Lara Croft Go reminds us that Lara sometimes raids tombs

In 2013, the Tomb Raider reboot gave us the origin story of a young Lara Croft running, gunning, and nearly being snuff film’d for its 10-hour duration, with a scant few tombs to actually  raid. We watched as she embarked on her journey as a naive college student, emerged from a shipwreck and ultimately became a fearless worldwide explorer. The focus was, despite its name, not on the tombs but on the person who would eventually raid them.

Paradoxically, the new Lara Croft Go has practically nothing to say about Lara as a person, despite its name. She does however, tile-by-tile, silently raid the shit outta some tombs, at least.

Lara collects artifacts that no doubt belong in museums, dodges epic monsters, slays vicious beasts, and flips countless switches. She jumps from space to space on the predetermined paths through each level while wielding her signature dual pistols. Generally speaking, she’s everything we’ve come to expect of Lara Croft, sans the messy interrogation of the avatar’s humanity.

This mechanical essentialization, though, has precedent. In 2014, Square Enix quietly released Hitman Go, which placed the stealth series into a subdued, stylish, almost zen-like boardgame environment that could only be experienced via smartphone or tablet. Missions that previously sent the player dossiers on targets in exotic locales filled with henchmen were miniaturized into the contents of an elaborate dioramas, filled with minute details surrounded by literal pawns on a board.

Without any friction to the player’s actions, the game’s title becomes a suggestion rather than a command.

Despite excising the bulk of the trappings that have come to define modern gaming—dialogue trees, leaden plotlines complete with Nolan North-voiced villains, etc.—Square Enix’s Go series attempts nail that sweet spot of nostalgia that nudges players into revisiting these decades-old series in the first place. Yes, we’ve learned the hardship and pain that empowered young Lara to pick up arms and fight, but boiled down to its essentials, this was a series based on the mystery and wonder of delving into dank caves and exploring strange locales.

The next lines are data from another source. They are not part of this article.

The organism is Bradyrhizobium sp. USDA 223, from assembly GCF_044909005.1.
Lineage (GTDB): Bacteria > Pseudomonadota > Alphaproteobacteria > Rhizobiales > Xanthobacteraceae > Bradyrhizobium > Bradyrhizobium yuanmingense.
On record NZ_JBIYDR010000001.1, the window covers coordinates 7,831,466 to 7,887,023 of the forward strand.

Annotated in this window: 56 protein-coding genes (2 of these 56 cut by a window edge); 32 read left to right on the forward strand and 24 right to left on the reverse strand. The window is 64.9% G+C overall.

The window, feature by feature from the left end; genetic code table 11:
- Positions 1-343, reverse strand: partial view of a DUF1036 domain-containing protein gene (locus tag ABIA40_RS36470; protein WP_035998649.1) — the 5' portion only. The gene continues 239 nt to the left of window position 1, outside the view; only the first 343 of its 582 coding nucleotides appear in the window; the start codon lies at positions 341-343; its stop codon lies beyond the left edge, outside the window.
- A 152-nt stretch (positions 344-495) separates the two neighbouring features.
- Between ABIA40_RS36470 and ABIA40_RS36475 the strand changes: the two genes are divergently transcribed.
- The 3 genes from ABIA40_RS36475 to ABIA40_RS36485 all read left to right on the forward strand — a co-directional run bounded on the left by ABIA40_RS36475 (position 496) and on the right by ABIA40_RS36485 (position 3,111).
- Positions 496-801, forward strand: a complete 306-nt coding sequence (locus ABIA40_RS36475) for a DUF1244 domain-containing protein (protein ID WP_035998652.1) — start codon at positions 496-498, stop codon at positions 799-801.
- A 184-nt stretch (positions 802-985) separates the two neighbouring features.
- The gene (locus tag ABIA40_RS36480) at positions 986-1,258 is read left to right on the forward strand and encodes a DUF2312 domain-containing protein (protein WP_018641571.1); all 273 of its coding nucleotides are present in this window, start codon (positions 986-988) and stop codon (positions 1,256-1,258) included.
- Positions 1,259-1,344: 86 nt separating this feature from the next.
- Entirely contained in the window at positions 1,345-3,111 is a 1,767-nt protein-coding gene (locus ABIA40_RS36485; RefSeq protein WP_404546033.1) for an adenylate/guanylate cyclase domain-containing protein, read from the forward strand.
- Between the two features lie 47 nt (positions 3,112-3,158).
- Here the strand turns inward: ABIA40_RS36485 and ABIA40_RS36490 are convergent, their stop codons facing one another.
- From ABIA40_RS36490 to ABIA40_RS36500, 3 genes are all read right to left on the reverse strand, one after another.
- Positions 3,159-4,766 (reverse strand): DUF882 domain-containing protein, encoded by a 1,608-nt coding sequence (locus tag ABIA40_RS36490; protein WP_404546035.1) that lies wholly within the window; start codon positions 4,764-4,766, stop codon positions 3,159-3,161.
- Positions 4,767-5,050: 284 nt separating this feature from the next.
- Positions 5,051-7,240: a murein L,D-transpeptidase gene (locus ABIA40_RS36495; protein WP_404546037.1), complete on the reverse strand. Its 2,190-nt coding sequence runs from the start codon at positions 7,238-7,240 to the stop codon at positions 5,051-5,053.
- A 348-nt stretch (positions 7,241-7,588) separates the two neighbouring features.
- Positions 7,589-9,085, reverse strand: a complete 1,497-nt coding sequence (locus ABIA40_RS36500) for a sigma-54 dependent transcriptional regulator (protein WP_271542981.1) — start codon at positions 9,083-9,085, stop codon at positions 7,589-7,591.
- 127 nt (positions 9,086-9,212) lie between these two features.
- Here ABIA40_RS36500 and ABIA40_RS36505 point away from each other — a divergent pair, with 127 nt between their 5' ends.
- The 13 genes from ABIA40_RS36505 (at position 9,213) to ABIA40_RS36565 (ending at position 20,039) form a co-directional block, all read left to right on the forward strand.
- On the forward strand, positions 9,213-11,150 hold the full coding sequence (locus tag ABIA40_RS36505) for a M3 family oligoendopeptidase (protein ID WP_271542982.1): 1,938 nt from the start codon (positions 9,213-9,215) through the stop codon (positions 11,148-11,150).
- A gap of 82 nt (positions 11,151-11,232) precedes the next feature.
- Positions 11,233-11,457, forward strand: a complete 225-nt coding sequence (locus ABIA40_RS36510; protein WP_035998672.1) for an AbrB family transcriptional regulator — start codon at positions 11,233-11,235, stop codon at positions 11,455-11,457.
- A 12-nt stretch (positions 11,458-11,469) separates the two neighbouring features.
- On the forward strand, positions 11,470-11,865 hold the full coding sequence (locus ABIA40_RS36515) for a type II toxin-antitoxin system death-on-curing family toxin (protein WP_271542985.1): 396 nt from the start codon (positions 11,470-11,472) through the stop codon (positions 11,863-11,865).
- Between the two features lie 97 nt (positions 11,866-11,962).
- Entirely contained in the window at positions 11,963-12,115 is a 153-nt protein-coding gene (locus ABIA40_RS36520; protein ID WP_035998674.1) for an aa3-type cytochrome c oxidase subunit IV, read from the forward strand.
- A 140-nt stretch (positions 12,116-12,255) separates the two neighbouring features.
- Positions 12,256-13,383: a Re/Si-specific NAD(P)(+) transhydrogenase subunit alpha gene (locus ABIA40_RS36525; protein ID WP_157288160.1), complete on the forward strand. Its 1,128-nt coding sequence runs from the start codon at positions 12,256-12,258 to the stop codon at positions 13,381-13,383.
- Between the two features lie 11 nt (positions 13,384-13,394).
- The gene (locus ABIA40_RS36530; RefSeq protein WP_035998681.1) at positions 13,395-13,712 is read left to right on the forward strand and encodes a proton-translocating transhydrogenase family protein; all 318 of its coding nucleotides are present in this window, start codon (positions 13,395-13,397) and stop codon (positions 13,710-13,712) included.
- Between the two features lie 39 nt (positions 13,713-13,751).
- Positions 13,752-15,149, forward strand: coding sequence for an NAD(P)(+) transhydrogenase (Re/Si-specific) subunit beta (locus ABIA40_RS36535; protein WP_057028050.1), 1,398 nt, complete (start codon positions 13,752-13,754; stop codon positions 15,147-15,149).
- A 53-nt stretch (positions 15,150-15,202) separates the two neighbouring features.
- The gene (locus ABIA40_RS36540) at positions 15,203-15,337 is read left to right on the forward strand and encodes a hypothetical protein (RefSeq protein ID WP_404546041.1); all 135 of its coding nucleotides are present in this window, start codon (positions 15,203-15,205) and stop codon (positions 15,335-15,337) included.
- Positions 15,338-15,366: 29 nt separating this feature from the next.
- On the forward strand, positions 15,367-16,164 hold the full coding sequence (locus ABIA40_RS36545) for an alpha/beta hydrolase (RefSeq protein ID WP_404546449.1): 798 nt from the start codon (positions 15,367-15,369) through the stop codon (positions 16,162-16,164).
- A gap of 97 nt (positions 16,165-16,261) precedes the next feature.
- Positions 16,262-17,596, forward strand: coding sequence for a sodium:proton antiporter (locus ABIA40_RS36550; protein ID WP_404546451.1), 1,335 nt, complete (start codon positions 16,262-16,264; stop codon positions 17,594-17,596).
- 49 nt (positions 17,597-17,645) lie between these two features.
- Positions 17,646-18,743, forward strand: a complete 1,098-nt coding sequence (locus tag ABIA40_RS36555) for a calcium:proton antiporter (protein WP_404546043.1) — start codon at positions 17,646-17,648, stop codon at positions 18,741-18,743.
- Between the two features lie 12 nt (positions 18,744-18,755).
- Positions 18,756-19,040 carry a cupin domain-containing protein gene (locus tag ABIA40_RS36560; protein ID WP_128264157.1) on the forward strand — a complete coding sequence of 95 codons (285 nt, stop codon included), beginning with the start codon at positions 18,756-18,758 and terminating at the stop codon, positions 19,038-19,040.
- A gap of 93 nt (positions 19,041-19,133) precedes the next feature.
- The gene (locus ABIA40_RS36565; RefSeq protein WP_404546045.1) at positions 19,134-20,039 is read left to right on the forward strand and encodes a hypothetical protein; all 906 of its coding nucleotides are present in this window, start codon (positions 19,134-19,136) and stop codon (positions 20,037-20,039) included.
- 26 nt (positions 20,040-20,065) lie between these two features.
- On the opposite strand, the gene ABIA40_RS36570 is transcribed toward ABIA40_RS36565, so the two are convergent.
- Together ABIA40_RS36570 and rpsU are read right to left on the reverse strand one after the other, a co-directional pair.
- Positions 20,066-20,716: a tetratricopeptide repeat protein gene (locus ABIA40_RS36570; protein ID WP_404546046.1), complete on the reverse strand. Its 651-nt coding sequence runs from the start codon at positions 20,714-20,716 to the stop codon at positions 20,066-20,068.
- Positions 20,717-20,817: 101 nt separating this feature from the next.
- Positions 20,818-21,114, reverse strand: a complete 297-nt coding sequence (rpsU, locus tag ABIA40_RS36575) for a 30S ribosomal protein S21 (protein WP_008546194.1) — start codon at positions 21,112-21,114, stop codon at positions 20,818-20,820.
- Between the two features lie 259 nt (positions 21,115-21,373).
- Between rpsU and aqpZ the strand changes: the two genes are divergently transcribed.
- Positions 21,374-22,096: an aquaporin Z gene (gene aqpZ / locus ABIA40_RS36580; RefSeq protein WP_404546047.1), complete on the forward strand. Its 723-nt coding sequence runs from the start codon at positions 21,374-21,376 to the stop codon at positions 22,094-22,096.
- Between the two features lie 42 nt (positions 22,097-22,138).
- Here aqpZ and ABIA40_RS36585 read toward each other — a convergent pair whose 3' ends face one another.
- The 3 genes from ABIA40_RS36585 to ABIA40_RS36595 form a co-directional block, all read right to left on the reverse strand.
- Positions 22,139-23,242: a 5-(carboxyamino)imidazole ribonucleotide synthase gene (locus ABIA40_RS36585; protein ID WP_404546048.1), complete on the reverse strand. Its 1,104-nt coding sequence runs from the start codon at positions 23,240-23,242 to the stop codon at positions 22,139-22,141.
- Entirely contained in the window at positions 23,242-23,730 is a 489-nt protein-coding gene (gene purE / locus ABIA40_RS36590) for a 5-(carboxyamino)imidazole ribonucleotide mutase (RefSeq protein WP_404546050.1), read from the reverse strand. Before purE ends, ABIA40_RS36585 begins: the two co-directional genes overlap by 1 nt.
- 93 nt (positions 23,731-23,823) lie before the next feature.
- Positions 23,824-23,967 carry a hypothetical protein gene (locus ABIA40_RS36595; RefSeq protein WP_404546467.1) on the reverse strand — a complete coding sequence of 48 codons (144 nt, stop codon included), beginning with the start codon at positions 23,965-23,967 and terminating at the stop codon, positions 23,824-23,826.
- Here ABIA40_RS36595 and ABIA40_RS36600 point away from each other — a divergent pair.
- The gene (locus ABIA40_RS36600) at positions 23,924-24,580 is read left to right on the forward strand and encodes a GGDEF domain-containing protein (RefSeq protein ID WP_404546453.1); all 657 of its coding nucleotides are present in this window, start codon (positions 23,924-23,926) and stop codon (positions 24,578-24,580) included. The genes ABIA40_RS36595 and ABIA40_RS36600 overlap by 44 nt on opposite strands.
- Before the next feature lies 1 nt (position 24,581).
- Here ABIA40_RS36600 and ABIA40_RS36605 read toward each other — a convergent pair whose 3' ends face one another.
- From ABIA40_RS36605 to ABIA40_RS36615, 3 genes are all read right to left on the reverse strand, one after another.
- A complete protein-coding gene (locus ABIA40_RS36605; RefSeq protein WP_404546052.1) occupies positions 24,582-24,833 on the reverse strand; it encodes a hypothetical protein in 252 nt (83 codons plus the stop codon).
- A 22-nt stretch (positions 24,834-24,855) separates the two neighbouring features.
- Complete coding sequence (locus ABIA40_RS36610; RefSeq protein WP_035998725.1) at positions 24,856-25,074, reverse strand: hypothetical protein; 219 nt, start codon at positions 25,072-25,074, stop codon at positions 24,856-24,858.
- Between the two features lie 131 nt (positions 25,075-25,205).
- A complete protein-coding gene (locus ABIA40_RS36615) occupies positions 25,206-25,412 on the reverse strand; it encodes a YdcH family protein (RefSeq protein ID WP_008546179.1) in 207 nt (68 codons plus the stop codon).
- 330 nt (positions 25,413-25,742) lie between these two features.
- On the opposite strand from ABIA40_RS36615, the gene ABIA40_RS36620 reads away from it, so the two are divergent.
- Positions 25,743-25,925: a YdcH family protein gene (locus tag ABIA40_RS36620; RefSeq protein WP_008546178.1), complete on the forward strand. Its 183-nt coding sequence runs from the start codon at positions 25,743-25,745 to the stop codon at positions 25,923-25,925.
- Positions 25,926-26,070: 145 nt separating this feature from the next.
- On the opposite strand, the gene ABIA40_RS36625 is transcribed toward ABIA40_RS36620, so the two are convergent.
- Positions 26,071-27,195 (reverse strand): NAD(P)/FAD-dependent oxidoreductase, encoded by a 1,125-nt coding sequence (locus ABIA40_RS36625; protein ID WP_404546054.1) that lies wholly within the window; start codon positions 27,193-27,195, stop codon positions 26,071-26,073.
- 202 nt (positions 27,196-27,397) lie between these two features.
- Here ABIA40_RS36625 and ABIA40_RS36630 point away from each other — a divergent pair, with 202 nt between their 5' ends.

It’s an idea explored in recent top-down, co-op spinoff games like Temple of Osiris and Guardian of Light, but the highly polished presentation and pocket-sized feel of Lara Croft Go feels closer to the quieter sense of exploration hinted at in the game’s title. There’s a touch of nostalgic amusement in unearthing riches from ancient ruins while narrowly getting into and out of scrapes with an escalating series of enemies, even if the entire experience is encased in a rigid series of move-by-move puzzles.

That airtight focus on puzzling that leaves little room for actual exploration, however. Each level treats us to a level of environmental detail that seems to nod toward polished iOS jewels like Monument Valley, with climbable cliffs and overhangs that encourage the player to think in terms of vertical space as well as horizontal. Levels take place amidst lush greenery, crumbling ruins and dank, torch-lit caves, but outside of tapping on each level’s treasures (something of a hidden-object minigame on each stage), there’s not much reason to pay attention to your surroundings. Swiping Hitman Go’s miniature dioramas tilted and rotated the environment, letting you take in the tiny craftsmanship at work, yet there’s no control over camera angles at work here, keeping the detailed settings at arm’s length. Raiding a tomb usually takes more than a cursory glance.

Another feature excised from Hitman Go is level-by-level goals dependent on finishing quickly; the pressure to find the absolute shortest method to dispatching foes gave an importance to every move on the board. Without those limits, what could be a thrilling chase from monstrous beasts and deadly blades becomes a leisurely stroll through the jungle. Without any friction to the player’s actions, the game’s title becomes a suggestion rather than a command.

For such a beautiful package (not to mention the game’s tasteful electronic soundtrack), Lara Croft Go stripped out so much of what makes the series memorable, there’s not much to grab on to. We swipe, swipe, tap, and swipe through these tombs to help Lara reach the exit in yet another cave, but after one push on the phone’s lock button, it’s hard to remember why you were there at all. There’s nothing to latch onto.